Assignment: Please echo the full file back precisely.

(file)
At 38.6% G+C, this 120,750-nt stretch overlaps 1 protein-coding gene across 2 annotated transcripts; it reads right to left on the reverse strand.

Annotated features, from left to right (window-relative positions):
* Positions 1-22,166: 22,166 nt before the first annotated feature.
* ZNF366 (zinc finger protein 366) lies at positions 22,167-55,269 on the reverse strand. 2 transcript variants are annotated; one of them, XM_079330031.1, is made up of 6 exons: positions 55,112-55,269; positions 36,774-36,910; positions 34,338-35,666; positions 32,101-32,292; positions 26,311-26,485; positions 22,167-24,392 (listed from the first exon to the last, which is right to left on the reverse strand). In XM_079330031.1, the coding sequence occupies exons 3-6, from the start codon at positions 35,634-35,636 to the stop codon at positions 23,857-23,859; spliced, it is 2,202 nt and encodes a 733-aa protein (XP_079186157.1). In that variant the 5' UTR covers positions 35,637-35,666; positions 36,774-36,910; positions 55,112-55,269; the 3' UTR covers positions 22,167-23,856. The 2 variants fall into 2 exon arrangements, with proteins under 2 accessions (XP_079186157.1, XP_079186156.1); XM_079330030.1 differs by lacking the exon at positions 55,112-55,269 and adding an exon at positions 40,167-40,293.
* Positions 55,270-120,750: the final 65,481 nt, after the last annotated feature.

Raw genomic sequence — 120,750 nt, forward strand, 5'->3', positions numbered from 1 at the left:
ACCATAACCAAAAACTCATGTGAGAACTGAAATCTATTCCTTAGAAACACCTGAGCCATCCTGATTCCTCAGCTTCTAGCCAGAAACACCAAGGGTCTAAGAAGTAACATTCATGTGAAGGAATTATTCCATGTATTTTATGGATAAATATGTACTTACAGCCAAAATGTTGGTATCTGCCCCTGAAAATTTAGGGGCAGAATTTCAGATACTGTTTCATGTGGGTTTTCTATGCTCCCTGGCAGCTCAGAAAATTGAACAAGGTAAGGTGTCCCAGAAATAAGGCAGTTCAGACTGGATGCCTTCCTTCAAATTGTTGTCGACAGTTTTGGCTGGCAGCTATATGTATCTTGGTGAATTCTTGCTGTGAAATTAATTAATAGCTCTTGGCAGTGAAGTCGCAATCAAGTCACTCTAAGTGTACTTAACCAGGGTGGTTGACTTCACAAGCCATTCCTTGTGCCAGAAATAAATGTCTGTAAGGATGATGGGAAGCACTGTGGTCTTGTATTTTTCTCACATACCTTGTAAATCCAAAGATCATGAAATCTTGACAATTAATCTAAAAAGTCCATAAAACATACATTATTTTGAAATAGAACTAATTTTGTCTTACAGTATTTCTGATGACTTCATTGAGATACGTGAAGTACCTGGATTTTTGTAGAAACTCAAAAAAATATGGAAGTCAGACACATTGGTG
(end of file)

At 38.6% G+C, this 120,750-nt stretch overlaps 1 protein-coding gene across 2 annotated transcripts; it reads right to left on the reverse strand.

Annotated features, from left to right (window-relative positions):
* Positions 1-22,166: 22,166 nt before the first annotated feature.
* ZNF366 (zinc finger protein 366) lies at positions 22,167-55,269 on the reverse strand. 2 transcript variants are annotated; one of them, XM_079330031.1, is made up of 6 exons: positions 55,112-55,269; positions 36,774-36,910; positions 34,338-35,666; positions 32,101-32,292; positions 26,311-26,485; positions 22,167-24,392 (listed from the first exon to the last, which is right to left on the reverse strand). In XM_079330031.1, the coding sequence occupies exons 3-6, from the start codon at positions 35,634-35,636 to the stop codon at positions 23,857-23,859; spliced, it is 2,202 nt and encodes a 733-aa protein (XP_079186157.1). In that variant the 5' UTR covers positions 35,637-35,666; positions 36,774-36,910; positions 55,112-55,269; the 3' UTR covers positions 22,167-23,856. The 2 variants fall into 2 exon arrangements, with proteins under 2 accessions (XP_079186157.1, XP_079186156.1); XM_079330030.1 differs by lacking the exon at positions 55,112-55,269 and adding an exon at positions 40,167-40,293.
* Positions 55,270-120,750: the final 65,481 nt, after the last annotated feature.

Raw genomic sequence — 120,750 nt, forward strand, 5'->3', positions numbered from 1 at the left:
ACCATAACCAAAAACTCATGTGAGAACTGAAATCTATTCCTTAGAAACACCTGAGCCATCCTGATTCCTCAGCTTCTAGCCAGAAACACCAAGGGTCTAAGAAGTAACATTCATGTGAAGGAATTATTCCATGTATTTTATGGATAAATATGTACTTACAGCCAAAATGTTGGTATCTGCCCCTGAAAATTTAGGGGCAGAATTTCAGATACTGTTTCATGTGGGTTTTCTATGCTCCCTGGCAGCTCAGAAAATTGAACAAGGTAAGGTGTCCCAGAAATAAGGCAGTTCAGACTGGATGCCTTCCTTCAAATTGTTGTCGACAGTTTTGGCTGGCAGCTATATGTATCTTGGTGAATTCTTGCTGTGAAATTAATTAATAGCTCTTGGCAGTGAAGTCGCAATCAAGTCACTCTAAGTGTACTTAACCAGGGTGGTTGACTTCACAAGCCATTCCTTGTGCCAGAAATAAATGTCTGTAAGGATGATGGGAAGCACTGTGGTCTTGTATTTTTCTCACATACCTTGTAAATCCAAAGATCATGAAATCTTGACAATTAATCTAAAAAGTCCATAAAACATACATTATTTTGAAATAGAACTAATTTTGTCTTACAGTATTTCTGATGACTTCATTGAGATACGTGAAGTACCTGGATTTTTGTAGAAACTCAAAAAAATATGGAAGTCAGACACATTGGTG